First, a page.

Usually, for me, (at least in the ancient past when I formed this calcified opinion) this was because all CD players “natively” decode CDs, but if you’re playing say, FLAC or ALAC, you needed to use a computer, or some sort of software or hardware decoder that is something other than the device unpacking the CD. Which right there says, “totally different chains, and as such, perhaps not the most meaningful comparison”.

One example I have is that for 15 years, I’ve had Squeezeboxes, have my whole library ripped to HD (but kept the CDs), and at one point got a Transporter (which is still a pretty nifty bit ‘o kit, at least from a historical perspective) and noticed that FLACs sounded different from the rip of the CD - and also from the CD playing on a transport.


#5

For those who truly want to know what they can actually hear, Foobar offers an ABX Comparator which provides a true double-blind test. You simply designate the two files you wish to compare, making certain the levels are matched. Keep in mind you need to correctly identify the higher resolution file 23 out of 24 trials for a 95 percent confidence level, the typical standard for statistical significance. If there truly is a discernable difference, this will be easy.

I continue to find telling the degree to which audiophiles often insist one needs an excellent system, careful setup, a great deal of listening experience, the right source files, plenty of sleep, etc. to reliably discern the difference between lossless and data compressed files.

If we find this test difficult, our claims high resolution files sound better than Redbook appear ludicrous. Even more difficult are assertions various file formats sound different.


#6

Elk - I take it you feel/know it doesn’t make a difference? Is there a level of compression that you feel does?


#7

I would agree that a better system helps identify the differences, after all extracting the most information from the source is one of the goals of a high end system. The real determinant here, however, is the listener. Regardless of what some may say we all hear in our own way. A most telling example of this is how new firmware for the DS is received, some love, some like, some dislike, and some hate (or at least that’s what it seems like). Personally I have tried comparing compressed files with uncompressed and was able to hear differences. The problem for me was identifying which was which. I was not very good at it. I need more practice listening!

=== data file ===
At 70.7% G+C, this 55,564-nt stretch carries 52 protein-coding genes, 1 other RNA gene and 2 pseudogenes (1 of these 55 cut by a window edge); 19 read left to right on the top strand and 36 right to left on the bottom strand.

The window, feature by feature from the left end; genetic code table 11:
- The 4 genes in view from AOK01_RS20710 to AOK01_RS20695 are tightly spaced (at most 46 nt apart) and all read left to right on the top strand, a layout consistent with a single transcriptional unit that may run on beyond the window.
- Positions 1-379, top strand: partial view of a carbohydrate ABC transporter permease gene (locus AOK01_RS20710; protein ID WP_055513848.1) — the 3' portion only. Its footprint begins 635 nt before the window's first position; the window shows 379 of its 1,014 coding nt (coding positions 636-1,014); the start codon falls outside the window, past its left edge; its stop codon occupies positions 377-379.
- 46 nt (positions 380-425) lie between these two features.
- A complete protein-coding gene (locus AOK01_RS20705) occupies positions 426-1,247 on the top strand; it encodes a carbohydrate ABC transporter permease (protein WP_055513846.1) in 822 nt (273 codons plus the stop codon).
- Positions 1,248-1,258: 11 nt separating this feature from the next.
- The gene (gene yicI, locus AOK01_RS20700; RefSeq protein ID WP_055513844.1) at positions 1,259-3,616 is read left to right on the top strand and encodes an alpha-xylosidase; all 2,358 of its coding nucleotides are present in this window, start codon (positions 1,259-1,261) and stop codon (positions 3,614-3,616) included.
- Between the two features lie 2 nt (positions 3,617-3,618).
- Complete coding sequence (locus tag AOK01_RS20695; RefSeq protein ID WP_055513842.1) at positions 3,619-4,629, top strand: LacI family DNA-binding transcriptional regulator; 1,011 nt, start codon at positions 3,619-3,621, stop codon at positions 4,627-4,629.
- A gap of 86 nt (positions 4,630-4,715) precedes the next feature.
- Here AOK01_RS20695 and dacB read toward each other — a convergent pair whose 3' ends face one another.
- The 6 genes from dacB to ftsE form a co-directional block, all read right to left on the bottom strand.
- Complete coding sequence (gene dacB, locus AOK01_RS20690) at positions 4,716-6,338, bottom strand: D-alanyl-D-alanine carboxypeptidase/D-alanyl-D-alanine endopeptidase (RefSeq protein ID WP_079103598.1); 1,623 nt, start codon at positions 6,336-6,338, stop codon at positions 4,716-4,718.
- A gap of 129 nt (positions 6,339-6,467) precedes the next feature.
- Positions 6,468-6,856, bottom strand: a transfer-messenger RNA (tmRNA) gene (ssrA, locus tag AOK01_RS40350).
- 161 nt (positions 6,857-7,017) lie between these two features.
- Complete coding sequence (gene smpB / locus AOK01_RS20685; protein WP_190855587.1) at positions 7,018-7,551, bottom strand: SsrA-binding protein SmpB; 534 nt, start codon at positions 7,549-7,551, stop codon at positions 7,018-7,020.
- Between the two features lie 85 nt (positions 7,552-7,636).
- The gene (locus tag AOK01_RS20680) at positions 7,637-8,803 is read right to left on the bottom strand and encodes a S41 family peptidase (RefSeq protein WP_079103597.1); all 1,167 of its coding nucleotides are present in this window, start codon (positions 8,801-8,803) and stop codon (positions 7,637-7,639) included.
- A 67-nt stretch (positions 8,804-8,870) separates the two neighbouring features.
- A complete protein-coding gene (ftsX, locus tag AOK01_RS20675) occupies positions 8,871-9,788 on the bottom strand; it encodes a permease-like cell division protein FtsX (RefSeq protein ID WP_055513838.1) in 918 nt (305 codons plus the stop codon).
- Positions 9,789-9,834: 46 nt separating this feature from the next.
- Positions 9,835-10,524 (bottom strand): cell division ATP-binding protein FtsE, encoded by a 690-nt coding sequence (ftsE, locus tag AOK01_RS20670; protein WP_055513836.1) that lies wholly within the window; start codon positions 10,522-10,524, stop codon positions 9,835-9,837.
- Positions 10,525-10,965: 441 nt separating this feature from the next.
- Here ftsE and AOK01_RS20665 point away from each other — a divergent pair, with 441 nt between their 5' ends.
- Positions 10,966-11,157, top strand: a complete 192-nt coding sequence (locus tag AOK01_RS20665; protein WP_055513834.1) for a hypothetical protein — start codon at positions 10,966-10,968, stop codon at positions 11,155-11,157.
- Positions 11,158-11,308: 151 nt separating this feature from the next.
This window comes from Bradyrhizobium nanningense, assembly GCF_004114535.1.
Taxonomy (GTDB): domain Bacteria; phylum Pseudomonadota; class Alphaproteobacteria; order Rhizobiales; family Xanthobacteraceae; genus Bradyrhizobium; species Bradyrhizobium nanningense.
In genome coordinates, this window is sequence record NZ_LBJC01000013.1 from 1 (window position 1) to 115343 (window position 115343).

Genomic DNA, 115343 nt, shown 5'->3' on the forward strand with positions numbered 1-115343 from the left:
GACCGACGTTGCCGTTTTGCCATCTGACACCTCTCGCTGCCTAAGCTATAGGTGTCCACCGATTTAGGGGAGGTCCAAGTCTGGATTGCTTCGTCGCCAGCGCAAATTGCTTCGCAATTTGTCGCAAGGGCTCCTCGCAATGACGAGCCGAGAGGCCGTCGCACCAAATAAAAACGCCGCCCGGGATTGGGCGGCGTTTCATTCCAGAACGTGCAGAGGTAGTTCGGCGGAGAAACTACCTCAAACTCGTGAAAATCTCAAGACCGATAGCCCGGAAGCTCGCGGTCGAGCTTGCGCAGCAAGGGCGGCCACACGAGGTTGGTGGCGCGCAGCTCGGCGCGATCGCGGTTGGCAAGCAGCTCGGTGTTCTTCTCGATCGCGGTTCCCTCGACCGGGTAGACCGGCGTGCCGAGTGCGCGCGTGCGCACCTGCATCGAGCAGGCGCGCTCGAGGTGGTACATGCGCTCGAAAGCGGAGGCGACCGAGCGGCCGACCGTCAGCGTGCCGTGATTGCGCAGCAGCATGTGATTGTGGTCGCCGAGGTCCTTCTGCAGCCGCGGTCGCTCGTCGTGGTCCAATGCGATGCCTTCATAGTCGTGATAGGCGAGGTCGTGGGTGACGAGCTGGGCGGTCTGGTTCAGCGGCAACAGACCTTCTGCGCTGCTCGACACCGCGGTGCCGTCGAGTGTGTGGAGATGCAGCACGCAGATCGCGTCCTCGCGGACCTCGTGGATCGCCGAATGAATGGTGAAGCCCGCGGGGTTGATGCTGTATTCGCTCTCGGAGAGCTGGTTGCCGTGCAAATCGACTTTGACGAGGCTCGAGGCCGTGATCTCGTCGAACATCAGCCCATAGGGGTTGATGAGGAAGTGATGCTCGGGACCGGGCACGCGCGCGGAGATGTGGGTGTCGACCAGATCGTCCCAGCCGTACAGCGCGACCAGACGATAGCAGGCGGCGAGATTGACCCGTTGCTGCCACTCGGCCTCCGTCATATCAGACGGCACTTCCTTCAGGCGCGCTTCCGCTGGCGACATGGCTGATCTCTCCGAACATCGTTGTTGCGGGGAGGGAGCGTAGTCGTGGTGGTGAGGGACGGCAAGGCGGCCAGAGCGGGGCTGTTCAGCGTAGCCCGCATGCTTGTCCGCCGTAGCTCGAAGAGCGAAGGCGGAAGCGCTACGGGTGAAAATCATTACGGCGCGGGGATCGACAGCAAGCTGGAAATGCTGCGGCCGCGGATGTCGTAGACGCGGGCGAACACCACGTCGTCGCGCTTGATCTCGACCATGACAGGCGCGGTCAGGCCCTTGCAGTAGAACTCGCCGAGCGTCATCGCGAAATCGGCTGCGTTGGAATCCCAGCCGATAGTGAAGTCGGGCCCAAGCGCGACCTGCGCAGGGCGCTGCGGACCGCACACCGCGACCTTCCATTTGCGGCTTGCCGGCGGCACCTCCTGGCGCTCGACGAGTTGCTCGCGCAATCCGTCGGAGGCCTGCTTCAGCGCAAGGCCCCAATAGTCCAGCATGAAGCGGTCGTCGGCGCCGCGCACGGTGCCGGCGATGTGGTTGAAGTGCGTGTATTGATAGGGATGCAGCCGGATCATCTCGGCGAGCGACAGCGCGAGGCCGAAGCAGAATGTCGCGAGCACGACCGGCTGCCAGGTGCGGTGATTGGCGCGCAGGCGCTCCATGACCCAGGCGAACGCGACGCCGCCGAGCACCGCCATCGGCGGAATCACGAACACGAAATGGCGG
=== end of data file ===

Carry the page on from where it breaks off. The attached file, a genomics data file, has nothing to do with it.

#8
pmotz said Regardless of what some may say we all hear in our own way.
At a minimum, we each have preferences and value different aspects of reproduced sound. For me, it is timbre and microdynamics.

#9

I’m currently listening to an old MCA CD I unearthed of The Best of Steely Dan, which has a great selection of tunes, but which has a sound reminiscent of not-so-great vinyl record playback (rolled off top, muddy mids). I just thought of this because of Paul’s recent Post. I could play a track from this, and the same track from one of my clean copies on vinyl, and I would bet most people would think the vinyl was the CD (barring vinyl tells, like a pop or tick).

Of course I have no idea if they’re from the same source, or why this was mastered poorly, etc. Not that all Dan is HiFi. Much of the older stuff is an embarrasment to the Donald ; )

I was recently watching the Classic Albums DVD about the making of Aja, and at one point, with Donald and Walter (RIP) sitting at the board playing back tunes and isolating tracks, Donald quips, “This was the period when I was singing like Jerry Lewis” (or words to that effect).


#10

Beef, in another thread I told about differences between Bill Evans/Another time vinyl and Redbook file…this was also an example where regarding top end performance I would have sweared vinyl is CD vice versa :wink: A lot we hear is mastering.

Regarding those small differences of flac compressed/uncompressed, flac uncompressed/aif etc.:

At times when I don’t have the patience to do such comparisons or hear only little difference I apply multiple of such changes that should be better but are hard to identify.

At least the sum of them usually make a noticeable difference at the end. If they don’t I know what to pass on.

But: things change when systems improve…so a sporadic recheck makes sense.


#11
badbeef said Elk - I take it you feel/know it doesn’t make a difference? Is there a level of compression that you feel does?
I have played with the Foobar ABX comparator with 320kbps files sourced from an excellent Redbook recording. When listening double blind the MP3 files are much harder to pick out than I expected.